I'm not fond of angsty teenage punks at the best of times. Give me one who's an unrepentant, murderous sociopath, and you will, to put it mildly, have your work cut out for you in making him sympathetic. It can be done, of course, and in his debut Prince of Thorns, British AI researcher Mark Lawrence puts forth a valiant effort. He is, for one thing, an excellent writer, favoring clean prose unencumbered by showoffy stylistic flourish. But his story offers us darkness without depth. His teen antihero, the displaced prince Honorous Jorg Ancrath, is a one-note character, lacking the kind of substantive development that would make his emotional dysfunction the stuff of memorable human tragedy. Knowing that much of what's wrong with him is the result of having his brain magically tinkered with makes the whole affair even less worth any emotional investment.
At the age of ten, Jorg watched his mother and younger brother butchered by henchmen of the nefarious Count Renar, while he lay helpless in a thornbush. He then had to face the humiliation of his father, King Olidan, accepting a settlement rather than avenging the deaths. Now at 14, Jorg, tall and strong for his age at six feet, leads a bad of ruthless cutthroats rampaging across the countryside. At one point, he isn't sure why, he abandoned his own vendetta against Renar, settling into a life of brigandry and crime.
But circumstances bring him back to his father's castle, where he learns the king has taken a new wife, and that a gestating stepbrother may well be Olidan's chosen heir. The king has no use for Jorg, and likes him even less. But it soon becomes clear to Jorg that his father's heathen sorcerer Sageus is the one really in control. Olidan sends Jorg on a certain suicide mission to take a heavily fortified border castle. But Jorg is determined to beat his father, and this sorcerer, at their own game, and sit on the throne by his 15th birthday.
I got the impression — verified by checking out Lawrence's website FAQ — that what he was after here was an epic fantasy version of A Clockwork Orange. Occasional hints in the story, such as the way Jorg often addresses his gang as "O my brothers," point to Burgess's influence. But that story's antihero Alex — arguably better known to far more people through Malcolm McDowell's legendary performance in the Kubrick film than through the Burgess book — was a truly tragic figure not because he wasn't really in control of himself. Alex was all about control, and the black heart of A Clockwork Orange's theme was that Alex was nothing more or less than the inevitable end product of a society so comprehensively morally corrupt and bankrupt. That social commentary, with all its cultural context, is what Lawrence doesn't have to work with.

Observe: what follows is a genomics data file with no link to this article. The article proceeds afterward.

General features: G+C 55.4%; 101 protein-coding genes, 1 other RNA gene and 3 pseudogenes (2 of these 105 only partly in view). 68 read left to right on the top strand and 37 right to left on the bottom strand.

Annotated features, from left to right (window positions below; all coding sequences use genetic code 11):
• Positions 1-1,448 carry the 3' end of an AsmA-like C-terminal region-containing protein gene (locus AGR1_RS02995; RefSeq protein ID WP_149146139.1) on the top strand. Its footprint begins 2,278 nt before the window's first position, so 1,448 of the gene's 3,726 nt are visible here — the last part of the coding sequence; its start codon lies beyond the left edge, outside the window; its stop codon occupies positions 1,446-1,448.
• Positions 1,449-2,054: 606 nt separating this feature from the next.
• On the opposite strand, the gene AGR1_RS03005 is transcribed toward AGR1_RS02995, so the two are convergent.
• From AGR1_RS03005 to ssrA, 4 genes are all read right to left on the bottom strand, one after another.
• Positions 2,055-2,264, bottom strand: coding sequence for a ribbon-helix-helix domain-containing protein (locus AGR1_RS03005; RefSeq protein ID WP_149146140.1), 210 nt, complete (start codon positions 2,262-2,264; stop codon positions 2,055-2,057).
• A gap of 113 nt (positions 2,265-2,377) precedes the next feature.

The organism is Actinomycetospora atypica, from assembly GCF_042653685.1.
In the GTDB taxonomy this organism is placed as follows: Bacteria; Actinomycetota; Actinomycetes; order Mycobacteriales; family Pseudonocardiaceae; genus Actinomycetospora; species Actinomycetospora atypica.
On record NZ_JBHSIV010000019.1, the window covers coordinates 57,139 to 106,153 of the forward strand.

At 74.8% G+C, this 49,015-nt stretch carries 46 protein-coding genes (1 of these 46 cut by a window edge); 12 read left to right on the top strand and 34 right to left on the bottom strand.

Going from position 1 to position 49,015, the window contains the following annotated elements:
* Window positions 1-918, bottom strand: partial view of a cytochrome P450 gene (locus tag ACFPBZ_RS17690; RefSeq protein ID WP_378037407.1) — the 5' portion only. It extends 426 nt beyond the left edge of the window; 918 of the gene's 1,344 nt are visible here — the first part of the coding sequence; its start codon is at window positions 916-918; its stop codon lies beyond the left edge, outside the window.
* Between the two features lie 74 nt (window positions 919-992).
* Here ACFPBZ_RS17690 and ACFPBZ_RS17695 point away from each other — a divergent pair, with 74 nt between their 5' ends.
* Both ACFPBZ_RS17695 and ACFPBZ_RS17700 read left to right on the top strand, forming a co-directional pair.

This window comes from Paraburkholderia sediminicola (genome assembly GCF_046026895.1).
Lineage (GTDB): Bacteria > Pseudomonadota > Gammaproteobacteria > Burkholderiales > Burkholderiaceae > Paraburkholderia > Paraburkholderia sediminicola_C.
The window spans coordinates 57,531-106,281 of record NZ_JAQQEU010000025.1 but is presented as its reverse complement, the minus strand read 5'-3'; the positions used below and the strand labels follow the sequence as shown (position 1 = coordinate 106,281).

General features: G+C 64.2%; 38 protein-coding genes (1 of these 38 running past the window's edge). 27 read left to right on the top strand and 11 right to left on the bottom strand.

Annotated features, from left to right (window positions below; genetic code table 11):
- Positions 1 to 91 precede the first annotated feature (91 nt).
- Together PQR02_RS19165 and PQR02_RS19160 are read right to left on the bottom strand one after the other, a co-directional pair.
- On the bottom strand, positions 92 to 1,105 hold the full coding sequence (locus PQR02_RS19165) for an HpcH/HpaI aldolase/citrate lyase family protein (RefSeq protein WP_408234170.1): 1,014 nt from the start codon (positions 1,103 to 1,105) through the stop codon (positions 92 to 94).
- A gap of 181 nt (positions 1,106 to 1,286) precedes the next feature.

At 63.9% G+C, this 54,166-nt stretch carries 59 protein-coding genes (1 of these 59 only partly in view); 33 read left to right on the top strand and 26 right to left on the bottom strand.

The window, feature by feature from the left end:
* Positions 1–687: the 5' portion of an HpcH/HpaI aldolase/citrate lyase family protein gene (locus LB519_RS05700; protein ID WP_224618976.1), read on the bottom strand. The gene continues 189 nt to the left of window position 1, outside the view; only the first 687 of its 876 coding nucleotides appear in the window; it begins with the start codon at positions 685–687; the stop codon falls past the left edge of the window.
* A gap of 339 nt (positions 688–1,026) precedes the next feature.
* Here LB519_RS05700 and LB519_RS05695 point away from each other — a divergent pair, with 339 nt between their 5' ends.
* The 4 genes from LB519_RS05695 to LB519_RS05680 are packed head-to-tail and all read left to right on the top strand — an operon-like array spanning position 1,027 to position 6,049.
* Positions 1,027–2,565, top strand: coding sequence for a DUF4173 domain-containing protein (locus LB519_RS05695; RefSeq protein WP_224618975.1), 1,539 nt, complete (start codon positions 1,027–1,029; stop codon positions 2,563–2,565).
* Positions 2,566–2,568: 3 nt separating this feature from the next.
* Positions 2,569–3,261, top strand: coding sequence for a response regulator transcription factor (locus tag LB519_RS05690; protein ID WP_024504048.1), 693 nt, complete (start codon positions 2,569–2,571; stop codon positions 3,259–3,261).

There are moments when you can almost feel for what Jorg has been through. He has observations about the injustices of life that are the result of hardships no one so young should have to have endured. The darkness plaguing his mind is so bleak that it even frightens the undead. But try as I might, I felt myself neither liking nor hating the boy to any meaningful degree. In part, this is due to Lawrence's faithful adherence to revenge-story formula, in which a person suffers an unconscionable wrong, spends the whole story getting his own back, and we are invited to bask in the cathartic glow at the climax. But here, there's really no such glow. With one possible exception, all Lawrence's supporting characters are one-dimensional ciphers. Whenever Jorg encounters an obstacle in his journey, an obstacle — as in, plot device — is all it feels like. For instance, there is a group of necromancers living underground near the castle Jorg is sent to invade, and there's no indication that they are at that spot for any reason other than to present the protagonist with the challenge he must overcome at that point in the plot, in order to progress to the next point in the plot.
In short, the book doesn't hit the emotional marks it needs to, to become a wholly involving work. Jorg goes through the motions of fulfilling his personal journey, which he does efficiently, with little sense of danger for the reader (after all, if the kid is so psychologically borderline that he runs laughing towards any foe who confronts him, why should I fear for him?) and some help from the occasional lucky coincidence. As for Lawrence's world-building, he offers the intriguing notion that this may not be a completely imaginary fantasy realm, but in fact our own world in some distant post-technological future. But again, this feels like a gimmick inserted simply so that readers will avoid dismissing his world as no different from those in every other medieval fantasy.
Lawrence's publishers (Ace in the US, Harper Voyager in the UK) are betting quite a lot on him, releasing this debut in hardcover. (Ace fan favorites Patricia Briggs and Jack Campbell had to hit the bestseller lists before they got that kind of consideration.) But while I can see potential in him, the best I can say about Prince of Thorns is that, while it doesn't exactly lack for sharpness, I really wanted it to pierce me much, much deeper.